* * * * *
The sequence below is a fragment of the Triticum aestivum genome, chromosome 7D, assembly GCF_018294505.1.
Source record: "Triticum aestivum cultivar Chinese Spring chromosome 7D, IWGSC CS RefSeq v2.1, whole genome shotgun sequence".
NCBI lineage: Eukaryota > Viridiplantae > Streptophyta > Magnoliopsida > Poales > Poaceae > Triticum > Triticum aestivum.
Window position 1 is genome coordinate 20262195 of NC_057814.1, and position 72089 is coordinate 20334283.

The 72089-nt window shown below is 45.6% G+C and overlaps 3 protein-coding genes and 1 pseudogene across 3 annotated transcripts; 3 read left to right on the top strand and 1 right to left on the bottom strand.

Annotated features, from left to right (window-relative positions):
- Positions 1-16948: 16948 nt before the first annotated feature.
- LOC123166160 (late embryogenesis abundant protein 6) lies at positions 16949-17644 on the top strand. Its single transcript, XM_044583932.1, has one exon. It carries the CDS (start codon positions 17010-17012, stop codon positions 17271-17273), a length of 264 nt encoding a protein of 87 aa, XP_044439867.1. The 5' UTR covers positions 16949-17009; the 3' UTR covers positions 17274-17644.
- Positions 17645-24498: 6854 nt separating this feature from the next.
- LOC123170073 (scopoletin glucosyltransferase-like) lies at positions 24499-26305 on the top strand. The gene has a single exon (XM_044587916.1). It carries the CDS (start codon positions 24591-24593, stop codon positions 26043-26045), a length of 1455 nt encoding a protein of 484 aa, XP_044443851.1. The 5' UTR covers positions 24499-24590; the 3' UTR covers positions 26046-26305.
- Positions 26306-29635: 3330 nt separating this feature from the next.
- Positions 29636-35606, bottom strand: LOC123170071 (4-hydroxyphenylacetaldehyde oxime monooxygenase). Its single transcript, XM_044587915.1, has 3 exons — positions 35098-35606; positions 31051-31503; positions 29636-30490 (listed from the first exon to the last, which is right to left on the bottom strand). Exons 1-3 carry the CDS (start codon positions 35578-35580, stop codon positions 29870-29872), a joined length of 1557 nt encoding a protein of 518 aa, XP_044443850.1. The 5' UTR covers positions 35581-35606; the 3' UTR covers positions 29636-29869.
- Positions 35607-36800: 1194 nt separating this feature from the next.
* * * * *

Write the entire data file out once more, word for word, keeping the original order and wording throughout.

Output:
The sequence below is a fragment of the Triticum aestivum genome, chromosome 7D, assembly GCF_018294505.1.
Source record: "Triticum aestivum cultivar Chinese Spring chromosome 7D, IWGSC CS RefSeq v2.1, whole genome shotgun sequence".
NCBI lineage: Eukaryota > Viridiplantae > Streptophyta > Magnoliopsida > Poales > Poaceae > Triticum > Triticum aestivum.
Window position 1 is genome coordinate 20262195 of NC_057814.1, and position 72089 is coordinate 20334283.

The 72089-nt window shown below is 45.6% G+C and overlaps 3 protein-coding genes and 1 pseudogene across 3 annotated transcripts; 3 read left to right on the top strand and 1 right to left on the bottom strand.

Annotated features, from left to right (window-relative positions):
- Positions 1-16948: 16948 nt before the first annotated feature.
- LOC123166160 (late embryogenesis abundant protein 6) lies at positions 16949-17644 on the top strand. Its single transcript, XM_044583932.1, has one exon. It carries the CDS (start codon positions 17010-17012, stop codon positions 17271-17273), a length of 264 nt encoding a protein of 87 aa, XP_044439867.1. The 5' UTR covers positions 16949-17009; the 3' UTR covers positions 17274-17644.
- Positions 17645-24498: 6854 nt separating this feature from the next.
- LOC123170073 (scopoletin glucosyltransferase-like) lies at positions 24499-26305 on the top strand. The gene has a single exon (XM_044587916.1). It carries the CDS (start codon positions 24591-24593, stop codon positions 26043-26045), a length of 1455 nt encoding a protein of 484 aa, XP_044443851.1. The 5' UTR covers positions 24499-24590; the 3' UTR covers positions 26046-26305.
- Positions 26306-29635: 3330 nt separating this feature from the next.
- Positions 29636-35606, bottom strand: LOC123170071 (4-hydroxyphenylacetaldehyde oxime monooxygenase). Its single transcript, XM_044587915.1, has 3 exons — positions 35098-35606; positions 31051-31503; positions 29636-30490 (listed from the first exon to the last, which is right to left on the bottom strand). Exons 1-3 carry the CDS (start codon positions 35578-35580, stop codon positions 29870-29872), a joined length of 1557 nt encoding a protein of 518 aa, XP_044443850.1. The 5' UTR covers positions 35581-35606; the 3' UTR covers positions 29636-29869.
- Positions 35607-36800: 1194 nt separating this feature from the next.